The Orange committed four turnovers in the opening minutes and fell behind 11-4 on Sanford's jumper at 11:33, seven of those points coming off Syracuse miscues.
The Flyers went into the locker room leading 20-18 and had to feel good about their defensive effort.
Ennis struggled more than he has in his standout freshman season, going 1 for 8 and unable to convert the shots he has hit all year.
Syracuse started 25-0, and the Orange rose to No. 1 before losing six of their final nine games.
LOUISVILLE 66, SAINT LOUIS 51
ORLANDO, Fla. (AP) - Saint Louis did something it hasn't done all season Saturday - and it proved costly against defending national champion Louisville.
The Billikens went 0 for 15 from 3-point range in a 66-51 loss in the third round of the NCAA tournament.
They shot long, came up short, missed to both sides and even had a couple blocked. It was easily the team's worst long-ranging shooting performance of the season.
Saint Louis, a 32-percent shooting team from behind the arc this season, had made at least two 3s in every game and had 190 total. They hit 9 of 18 treys in Thursday's come-from-behind, overtime victory against North Carolina State.
''I thought we took a lot of good shots today,'' said forward Dwayne Evans, who led the way with 16 points but missed his only 3-point attempt. ''They weren't falling, but we had the right guys in the right spots.''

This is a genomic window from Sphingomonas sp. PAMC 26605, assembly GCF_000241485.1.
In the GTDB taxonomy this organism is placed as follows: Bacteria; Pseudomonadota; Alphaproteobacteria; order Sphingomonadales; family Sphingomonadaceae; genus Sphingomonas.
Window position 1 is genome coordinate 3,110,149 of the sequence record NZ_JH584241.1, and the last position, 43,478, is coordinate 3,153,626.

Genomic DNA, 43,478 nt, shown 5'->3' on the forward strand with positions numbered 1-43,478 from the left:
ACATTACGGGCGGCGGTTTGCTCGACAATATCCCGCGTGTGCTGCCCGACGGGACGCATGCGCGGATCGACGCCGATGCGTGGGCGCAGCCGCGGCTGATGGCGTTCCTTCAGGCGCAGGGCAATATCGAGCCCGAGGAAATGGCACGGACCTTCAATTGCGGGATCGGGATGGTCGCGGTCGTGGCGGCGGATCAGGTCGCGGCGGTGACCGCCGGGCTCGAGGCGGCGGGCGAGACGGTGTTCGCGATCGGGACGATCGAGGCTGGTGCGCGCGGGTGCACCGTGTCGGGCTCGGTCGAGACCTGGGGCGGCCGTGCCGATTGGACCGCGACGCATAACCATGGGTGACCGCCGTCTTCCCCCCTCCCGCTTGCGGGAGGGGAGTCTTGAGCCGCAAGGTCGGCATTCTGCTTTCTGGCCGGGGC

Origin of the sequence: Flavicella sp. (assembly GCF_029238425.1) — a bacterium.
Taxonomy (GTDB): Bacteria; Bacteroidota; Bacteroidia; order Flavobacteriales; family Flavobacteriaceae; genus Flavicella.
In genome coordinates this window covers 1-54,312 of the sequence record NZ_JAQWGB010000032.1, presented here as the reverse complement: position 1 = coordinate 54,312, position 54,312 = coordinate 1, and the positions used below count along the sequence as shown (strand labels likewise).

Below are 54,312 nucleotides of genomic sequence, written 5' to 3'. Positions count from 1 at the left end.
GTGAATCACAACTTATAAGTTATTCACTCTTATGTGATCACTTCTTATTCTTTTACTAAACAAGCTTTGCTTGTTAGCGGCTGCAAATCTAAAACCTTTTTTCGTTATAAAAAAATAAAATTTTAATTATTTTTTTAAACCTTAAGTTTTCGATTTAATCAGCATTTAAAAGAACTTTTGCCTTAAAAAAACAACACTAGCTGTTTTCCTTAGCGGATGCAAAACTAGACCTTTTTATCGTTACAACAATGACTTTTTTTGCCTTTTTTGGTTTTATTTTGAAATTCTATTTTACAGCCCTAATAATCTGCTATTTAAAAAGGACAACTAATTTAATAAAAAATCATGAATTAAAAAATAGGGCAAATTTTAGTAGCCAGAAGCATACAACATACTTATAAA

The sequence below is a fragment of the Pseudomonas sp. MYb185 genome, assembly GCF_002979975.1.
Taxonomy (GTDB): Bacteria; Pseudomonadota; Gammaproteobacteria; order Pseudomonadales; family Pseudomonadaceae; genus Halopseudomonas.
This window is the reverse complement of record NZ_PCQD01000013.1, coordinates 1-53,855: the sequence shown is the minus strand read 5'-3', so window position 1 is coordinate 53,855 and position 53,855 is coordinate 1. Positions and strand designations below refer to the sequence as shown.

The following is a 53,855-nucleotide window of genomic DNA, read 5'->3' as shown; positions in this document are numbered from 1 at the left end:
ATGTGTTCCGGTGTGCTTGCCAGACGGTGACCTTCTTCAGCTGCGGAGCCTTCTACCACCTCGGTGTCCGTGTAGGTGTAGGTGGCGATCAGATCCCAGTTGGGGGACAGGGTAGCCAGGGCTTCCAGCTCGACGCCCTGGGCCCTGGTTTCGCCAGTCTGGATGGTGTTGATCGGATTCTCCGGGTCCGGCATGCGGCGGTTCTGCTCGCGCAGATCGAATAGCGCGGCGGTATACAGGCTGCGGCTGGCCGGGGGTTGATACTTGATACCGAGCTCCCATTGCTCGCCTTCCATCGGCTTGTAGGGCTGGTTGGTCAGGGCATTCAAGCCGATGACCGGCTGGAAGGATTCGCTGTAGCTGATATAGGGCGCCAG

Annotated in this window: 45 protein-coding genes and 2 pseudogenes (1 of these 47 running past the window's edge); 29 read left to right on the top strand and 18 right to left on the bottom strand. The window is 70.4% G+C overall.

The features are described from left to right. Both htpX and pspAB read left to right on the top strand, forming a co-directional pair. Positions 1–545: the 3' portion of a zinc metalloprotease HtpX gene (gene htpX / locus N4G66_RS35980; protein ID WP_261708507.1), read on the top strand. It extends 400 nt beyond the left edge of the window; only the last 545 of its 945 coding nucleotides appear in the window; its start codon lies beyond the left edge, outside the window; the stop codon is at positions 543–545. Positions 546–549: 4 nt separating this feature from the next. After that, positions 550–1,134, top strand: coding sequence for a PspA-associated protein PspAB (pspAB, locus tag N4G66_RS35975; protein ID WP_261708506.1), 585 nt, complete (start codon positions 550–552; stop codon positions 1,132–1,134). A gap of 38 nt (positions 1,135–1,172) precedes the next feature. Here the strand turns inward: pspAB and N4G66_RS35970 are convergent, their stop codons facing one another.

Saint Louis (27-7) shot 40 percent from the field.
Mike McCall Jr. missed all six of his 3-pointers. Jake Barnett (0-4), Jordair Jett (0-2), Rob Loe (0-1) and Austin McBroom (0-1) also misfired from that distance.
''We're going to keep taking shots if they're good shots,'' coach Jim Crews said. ''We don't have a plan before a game to say, `OK, we're going to take X number of 3s in this game and that game.' We don't do that because I think that you've got to have a balance to be really good.''
The champs had a lot to do with Saint Louis' struggles.
Louisville (31-5) mixed defenses repeatedly, using man-to-man, the 2-3 zone and even a little 1-1-3 to make sure no Billikens could get open looks from the corners.
''We wanted to smother the 3,'' Louisville coach Rick Pitino said. ''This team reminds me of Colorado State last year: Extremely well coached in all phases of the game. And we felt if we gave up the 3 we could get beat tonight, so we will take that away.''
It worked to perfection.
Louisville made six treys. Luke Hancock, who finished with 21 points, drained two 3s midway through the second half that helped the Cardinals create some cushion in a tight game.
Saint Louis just couldn't answer.
The Cardinals have the size and athleticism to close out on the 3-point line, and it showed Saturday.
Making matters worse for the Billikens, they had 18 turnovers. Louisville had nine steals to go with five blocks.
''They're very good defensively,'' Crews said. ''They change things up. They do press and they play zone and have different shifts and so forth, and they mix it up with man. They keep you a little bit off balance with that, which is a good thing because basketball is a rhythmic game and they keep you out of rhythm with it.''